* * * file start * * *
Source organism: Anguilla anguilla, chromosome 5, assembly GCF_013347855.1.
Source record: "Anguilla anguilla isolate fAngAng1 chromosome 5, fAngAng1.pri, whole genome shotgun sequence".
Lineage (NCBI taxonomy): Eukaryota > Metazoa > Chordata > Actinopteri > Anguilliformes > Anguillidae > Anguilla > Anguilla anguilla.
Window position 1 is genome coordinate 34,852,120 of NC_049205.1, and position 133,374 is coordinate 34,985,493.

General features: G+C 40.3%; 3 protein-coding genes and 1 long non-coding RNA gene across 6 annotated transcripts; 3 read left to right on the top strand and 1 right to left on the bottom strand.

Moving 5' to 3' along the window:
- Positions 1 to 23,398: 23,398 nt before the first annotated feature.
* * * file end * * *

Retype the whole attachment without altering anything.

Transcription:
Source organism: Anguilla anguilla, chromosome 5, assembly GCF_013347855.1.
Source record: "Anguilla anguilla isolate fAngAng1 chromosome 5, fAngAng1.pri, whole genome shotgun sequence".
Lineage (NCBI taxonomy): Eukaryota > Metazoa > Chordata > Actinopteri > Anguilliformes > Anguillidae > Anguilla > Anguilla anguilla.
Window position 1 is genome coordinate 34,852,120 of NC_049205.1, and position 133,374 is coordinate 34,985,493.

General features: G+C 40.3%; 3 protein-coding genes and 1 long non-coding RNA gene across 6 annotated transcripts; 3 read left to right on the top strand and 1 right to left on the bottom strand.

Moving 5' to 3' along the window:
- Positions 1 to 23,398: 23,398 nt before the first annotated feature.